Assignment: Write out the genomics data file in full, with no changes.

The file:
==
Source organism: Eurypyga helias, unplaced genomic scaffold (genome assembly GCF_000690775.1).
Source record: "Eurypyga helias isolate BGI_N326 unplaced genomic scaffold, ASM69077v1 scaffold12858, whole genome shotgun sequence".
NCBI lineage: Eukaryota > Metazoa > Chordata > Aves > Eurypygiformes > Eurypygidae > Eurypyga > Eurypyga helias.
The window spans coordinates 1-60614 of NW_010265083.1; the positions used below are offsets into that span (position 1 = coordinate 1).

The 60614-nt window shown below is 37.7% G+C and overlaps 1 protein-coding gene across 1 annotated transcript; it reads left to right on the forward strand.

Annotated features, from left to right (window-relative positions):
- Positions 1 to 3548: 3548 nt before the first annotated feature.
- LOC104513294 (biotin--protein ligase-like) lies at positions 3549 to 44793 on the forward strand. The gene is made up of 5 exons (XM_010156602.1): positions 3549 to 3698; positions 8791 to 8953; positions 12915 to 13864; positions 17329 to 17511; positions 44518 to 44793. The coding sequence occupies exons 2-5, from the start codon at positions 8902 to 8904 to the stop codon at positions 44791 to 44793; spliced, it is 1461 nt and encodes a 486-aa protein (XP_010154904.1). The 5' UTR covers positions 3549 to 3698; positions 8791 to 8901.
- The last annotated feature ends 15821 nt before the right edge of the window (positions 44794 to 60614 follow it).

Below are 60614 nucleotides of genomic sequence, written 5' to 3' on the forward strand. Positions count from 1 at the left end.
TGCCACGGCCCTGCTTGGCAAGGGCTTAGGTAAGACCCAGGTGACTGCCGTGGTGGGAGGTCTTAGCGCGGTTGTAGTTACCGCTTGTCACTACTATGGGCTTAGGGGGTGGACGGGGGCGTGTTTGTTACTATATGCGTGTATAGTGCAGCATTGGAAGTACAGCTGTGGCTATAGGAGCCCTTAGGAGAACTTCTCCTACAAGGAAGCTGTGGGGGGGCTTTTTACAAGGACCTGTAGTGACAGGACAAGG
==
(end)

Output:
Source organism: Eurypyga helias, unplaced genomic scaffold (genome assembly GCF_000690775.1).
Source record: "Eurypyga helias isolate BGI_N326 unplaced genomic scaffold, ASM69077v1 scaffold12858, whole genome shotgun sequence".
NCBI lineage: Eukaryota > Metazoa > Chordata > Aves > Eurypygiformes > Eurypygidae > Eurypyga > Eurypyga helias.
The window spans coordinates 1-60614 of NW_010265083.1; the positions used below are offsets into that span (position 1 = coordinate 1).

The 60614-nt window shown below is 37.7% G+C and overlaps 1 protein-coding gene across 1 annotated transcript; it reads left to right on the forward strand.

Annotated features, from left to right (window-relative positions):
- Positions 1 to 3548: 3548 nt before the first annotated feature.
- LOC104513294 (biotin--protein ligase-like) lies at positions 3549 to 44793 on the forward strand. The gene is made up of 5 exons (XM_010156602.1): positions 3549 to 3698; positions 8791 to 8953; positions 12915 to 13864; positions 17329 to 17511; positions 44518 to 44793. The coding sequence occupies exons 2-5, from the start codon at positions 8902 to 8904 to the stop codon at positions 44791 to 44793; spliced, it is 1461 nt and encodes a 486-aa protein (XP_010154904.1). The 5' UTR covers positions 3549 to 3698; positions 8791 to 8901.
- The last annotated feature ends 15821 nt before the right edge of the window (positions 44794 to 60614 follow it).

Below are 60614 nucleotides of genomic sequence, written 5' to 3' on the forward strand. Positions count from 1 at the left end.
TGCCACGGCCCTGCTTGGCAAGGGCTTAGGTAAGACCCAGGTGACTGCCGTGGTGGGAGGTCTTAGCGCGGTTGTAGTTACCGCTTGTCACTACTATGGGCTTAGGGGGTGGACGGGGGCGTGTTTGTTACTATATGCGTGTATAGTGCAGCATTGGAAGTACAGCTGTGGCTATAGGAGCCCTTAGGAGAACTTCTCCTACAAGGAAGCTGTGGGGGGGCTTTTTACAAGGACCTGTAGTGACAGGACAAGG